The Art Deco poster is representative of the graphics of the era. It depicts the night life and cosmpolitan atmosphere of Paris in the 1920s. Art Deco took its name from the 1925 Exposition of Decorative Arts in Paris.
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    Friday, April 20, 2007

    Some Of The Lost Generation

    The Lost Generation: Hemingway and the circle of ex-pat friends he later incorporated in The Sun Also Rises. Top photo includes, Harold Loeb, the model for Robert Cohn in The Sun Also Rises, on the left, and Hemingway in the center.
    In the bottom photo: Hemingway on the left, Harold Loeb, Lady Duff Twysden, Hadley, Don Stewart and Pat Guthrie.
    Writing the book, Hemingway thought of himself as the Jake Barnes character, Lady Duff Twysden was Brett, Pat Guthrie was Mike Cambell, and as mentioned, Harold Loeb was Robert Cohn.
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    Sunday, April 08, 2007

    Hemingway At Shakespeare And Company

    The top photo shows Sylvia Beach with her long time lover and business partner, Adrienne Monnier inside Shakespeare and Company bookstore at 12 rue de l'Odeon.
    A photo of Sylvia Beach standing outside of her bookstore with Hemingway.
    She was one of Hemingway's staunchest friends and supporters. She lent him books, money, and encouragement.
  • More

  • Ernest inside Shakespeare And Company in 1921.
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    Sunday, March 25, 2007

    Picasso And Gertrude Stein

    Pablo Picasso was one of Gertrude Stein's favorite artists and social contacts in Paris.
    Gertrude Stein is shown sitting in front of a portrait of her painted by Picasso. The photo was taken by Man Ray in 1922. More on Miss Stein and Hemingway can be found in an earler post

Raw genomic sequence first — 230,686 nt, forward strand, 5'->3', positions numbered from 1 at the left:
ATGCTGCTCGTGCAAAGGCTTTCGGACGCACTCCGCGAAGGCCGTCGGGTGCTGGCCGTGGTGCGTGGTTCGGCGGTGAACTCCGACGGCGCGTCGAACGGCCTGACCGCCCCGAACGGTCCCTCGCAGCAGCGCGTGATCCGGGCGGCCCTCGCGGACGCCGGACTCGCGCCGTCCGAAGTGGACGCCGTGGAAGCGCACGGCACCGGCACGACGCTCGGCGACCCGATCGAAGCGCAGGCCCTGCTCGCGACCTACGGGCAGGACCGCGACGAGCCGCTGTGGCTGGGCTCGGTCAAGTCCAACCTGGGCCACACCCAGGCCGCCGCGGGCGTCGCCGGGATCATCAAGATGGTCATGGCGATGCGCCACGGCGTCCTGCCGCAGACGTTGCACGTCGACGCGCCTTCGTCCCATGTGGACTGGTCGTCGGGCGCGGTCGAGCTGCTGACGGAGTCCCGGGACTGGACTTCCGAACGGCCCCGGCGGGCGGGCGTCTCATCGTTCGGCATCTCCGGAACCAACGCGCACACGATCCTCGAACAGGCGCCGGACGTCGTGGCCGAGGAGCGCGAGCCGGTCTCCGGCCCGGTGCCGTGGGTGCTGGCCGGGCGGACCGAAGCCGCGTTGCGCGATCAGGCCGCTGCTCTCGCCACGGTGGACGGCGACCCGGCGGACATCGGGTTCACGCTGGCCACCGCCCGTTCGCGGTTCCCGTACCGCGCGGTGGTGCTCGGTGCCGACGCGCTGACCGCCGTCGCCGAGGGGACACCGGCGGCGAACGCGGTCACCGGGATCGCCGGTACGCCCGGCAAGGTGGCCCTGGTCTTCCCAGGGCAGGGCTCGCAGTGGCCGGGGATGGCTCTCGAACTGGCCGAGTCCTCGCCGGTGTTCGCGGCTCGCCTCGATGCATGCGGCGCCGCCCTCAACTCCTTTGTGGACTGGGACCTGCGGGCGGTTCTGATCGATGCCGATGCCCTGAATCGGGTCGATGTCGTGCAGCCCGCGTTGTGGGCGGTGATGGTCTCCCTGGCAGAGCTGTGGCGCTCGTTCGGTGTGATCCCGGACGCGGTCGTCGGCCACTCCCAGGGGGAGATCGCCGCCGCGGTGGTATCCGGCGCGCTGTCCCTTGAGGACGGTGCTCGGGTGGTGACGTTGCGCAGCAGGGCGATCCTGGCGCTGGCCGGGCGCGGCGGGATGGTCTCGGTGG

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    Sunday, March 04, 2007

    Jules Pascin

    Jules Pascin was a good friend of Hemingway. He was a working artist, Bulgarian by birth, and a regular of the Left Bank cafe circuit. Like Hemingway, he usually only went out to drink after getting in a good day's work. They frequently met at the Dome Cafe, a cafe Hemingway liked because many of the regulars were artists that had worked at their craft that day and were not just out to be "seen." In "A Moveable Feast," Hemingway devotes a short chapter to his friend, called: With Pascin at the Dome. Pascin who suffered from alcoholism and depression hanged himself when he was 45.
    The first painting is "Woman at Her Toilet."
    The second painting is of Pasin's mistress, Lucy Krohg.
    The next painting is titled "Nude Sleeping."
    After the photo of Pascin is a self-portrait by him done in 1921. Then, a portrait of him painted in 1906 by Albert Weisgerber.
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    Thursday, February 22, 2007

    Robert McAlmon

    Robert McAlmon (on the right with Hemingway, first photo) was one of the wealthier American expats in Paris. He married into his wealth. He was a poet and writer who wanted to start a publishing house for new writers. He started Contact Editions and used Shakespeare & Co. as his office.
    He met Hemingway and the two became friends even though the relationship had its stormy times.
    They travelled to Spain with Bill Bird for Ernest's first exposure to bullfighting - in the photo above they are in the Spanish town of Ronda in the bullring there.
    The third photo shows Hemingway's first published work - published by McAlmon in 1923.
    The short stories were: My Old Man, Out of Season, and Up in Michigan.
    The ten poems were:
    Oily Weather
    Champs d'Honneur
    Riparto d'Assalto
    Along With Youth
    Chapter Heading